Charles Lane has a WaPo commentary on the Wisconsin election. It is mostly either stupid or beside-the-point. However, there are two topics that he covers (briefly) well: 1) campaign finance and 2) unions.
Here are his thoughts on campaign finance (not fundamental thoughts, but useful and true observations):
“But Walker bought the election with corporate money from out of state! Of all the excuses being offered today, this is the most pathetic. Of course Walker exploited existing state campaign-finance law to raise as much money as possible wherever he could. What the heck did his opponents expect him to do? Unilaterally disarm?
The unions and Wisconsin Democrats knew the rules. If they didn’t want Walker to bring a financial gun to their knife fight, they shouldn’t have started it in the first place.”
The second paragraph is the more important one. It reflects the extent to which the Barrett defeat was a truly monumental failure. They utterly botched the strategy and the tactics of the battle. They picked a fight they didn’t have to and then they lost decisively. They shouldn’t have started it in the first place.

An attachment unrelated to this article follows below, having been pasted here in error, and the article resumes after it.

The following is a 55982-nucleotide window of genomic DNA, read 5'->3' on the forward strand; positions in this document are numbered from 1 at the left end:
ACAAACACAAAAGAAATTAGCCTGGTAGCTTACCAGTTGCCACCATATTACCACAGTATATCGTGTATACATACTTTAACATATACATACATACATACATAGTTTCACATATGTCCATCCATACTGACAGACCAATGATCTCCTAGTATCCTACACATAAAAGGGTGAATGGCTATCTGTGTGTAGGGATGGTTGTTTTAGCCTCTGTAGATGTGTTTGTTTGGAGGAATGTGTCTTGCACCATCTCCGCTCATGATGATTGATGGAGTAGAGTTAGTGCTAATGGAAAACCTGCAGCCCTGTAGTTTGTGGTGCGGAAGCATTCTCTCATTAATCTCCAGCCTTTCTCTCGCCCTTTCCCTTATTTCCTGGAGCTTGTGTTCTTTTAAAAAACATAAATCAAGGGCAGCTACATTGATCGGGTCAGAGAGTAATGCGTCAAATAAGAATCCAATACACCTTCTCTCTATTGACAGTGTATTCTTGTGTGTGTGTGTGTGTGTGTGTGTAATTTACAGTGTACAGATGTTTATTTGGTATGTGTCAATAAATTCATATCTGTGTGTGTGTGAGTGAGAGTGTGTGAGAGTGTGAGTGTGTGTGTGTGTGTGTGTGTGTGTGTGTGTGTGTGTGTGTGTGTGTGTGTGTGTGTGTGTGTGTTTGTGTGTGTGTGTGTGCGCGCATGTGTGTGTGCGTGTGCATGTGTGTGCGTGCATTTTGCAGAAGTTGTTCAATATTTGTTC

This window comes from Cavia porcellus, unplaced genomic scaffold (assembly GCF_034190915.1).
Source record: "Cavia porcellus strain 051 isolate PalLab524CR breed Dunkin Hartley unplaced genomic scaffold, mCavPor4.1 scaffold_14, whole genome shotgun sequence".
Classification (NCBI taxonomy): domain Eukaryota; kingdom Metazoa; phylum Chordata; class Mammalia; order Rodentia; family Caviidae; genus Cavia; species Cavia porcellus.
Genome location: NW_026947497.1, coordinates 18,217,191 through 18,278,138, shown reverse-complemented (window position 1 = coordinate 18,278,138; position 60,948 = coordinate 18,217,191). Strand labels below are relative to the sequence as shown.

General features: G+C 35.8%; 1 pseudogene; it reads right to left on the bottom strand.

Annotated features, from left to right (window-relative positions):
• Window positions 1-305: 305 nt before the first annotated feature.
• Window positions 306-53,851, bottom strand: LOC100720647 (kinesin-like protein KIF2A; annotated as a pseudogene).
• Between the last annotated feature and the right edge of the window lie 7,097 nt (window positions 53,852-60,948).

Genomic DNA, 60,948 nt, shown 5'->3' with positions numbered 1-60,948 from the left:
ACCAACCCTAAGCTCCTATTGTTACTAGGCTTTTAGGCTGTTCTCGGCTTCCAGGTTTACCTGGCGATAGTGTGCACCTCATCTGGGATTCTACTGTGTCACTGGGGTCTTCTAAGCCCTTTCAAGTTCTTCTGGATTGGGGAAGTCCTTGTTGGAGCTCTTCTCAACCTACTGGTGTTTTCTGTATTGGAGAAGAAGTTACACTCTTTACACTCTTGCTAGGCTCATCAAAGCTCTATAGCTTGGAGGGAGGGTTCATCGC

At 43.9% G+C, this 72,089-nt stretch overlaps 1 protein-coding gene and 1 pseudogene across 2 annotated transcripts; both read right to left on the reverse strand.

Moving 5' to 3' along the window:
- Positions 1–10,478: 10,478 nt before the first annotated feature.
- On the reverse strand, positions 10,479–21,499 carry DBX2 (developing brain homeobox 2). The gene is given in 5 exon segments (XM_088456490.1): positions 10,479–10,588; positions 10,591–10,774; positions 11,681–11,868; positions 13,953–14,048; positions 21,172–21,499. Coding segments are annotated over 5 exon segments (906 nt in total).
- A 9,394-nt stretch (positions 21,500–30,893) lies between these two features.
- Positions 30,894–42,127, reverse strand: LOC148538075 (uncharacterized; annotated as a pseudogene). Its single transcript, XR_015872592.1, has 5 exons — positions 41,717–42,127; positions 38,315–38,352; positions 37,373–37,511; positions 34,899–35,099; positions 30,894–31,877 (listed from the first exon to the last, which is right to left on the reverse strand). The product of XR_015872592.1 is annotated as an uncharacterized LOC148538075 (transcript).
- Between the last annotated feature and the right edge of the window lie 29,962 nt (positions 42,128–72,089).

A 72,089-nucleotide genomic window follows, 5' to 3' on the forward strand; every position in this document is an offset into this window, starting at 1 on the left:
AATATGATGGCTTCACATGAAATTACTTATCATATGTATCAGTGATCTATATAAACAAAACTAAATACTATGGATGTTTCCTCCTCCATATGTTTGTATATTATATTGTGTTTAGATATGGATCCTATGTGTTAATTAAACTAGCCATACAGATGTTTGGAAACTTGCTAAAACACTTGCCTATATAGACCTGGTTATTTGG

More fundamentally, here are his comments on unions:
“Collective bargaining is appropriate in the private sector, where the market acts as a check on unsustainable pay and benefits.
But in the public sector, where government faces no competition, and can levy taxes to pay for labor contracts, collective bargaining is inherently undemocratic.”
Spot on. It’s important to note what the real implications of the second clause of the second paragraph mean. To be able to levy taxes to pay for labor contracts – or, not to levy taxes and pay for contracts through debt financing as had been done in WI as of late – is just buying votes. One group (a small group) is punished (taxed) in order to appease another group (a larger group); the votes of the larger group are secured and a net gain in votes if achieved. The power of the budget to buy votes is, perhaps, freedom’s greatest enemy. It makes slaves of everybody forced to pay for the votes bought.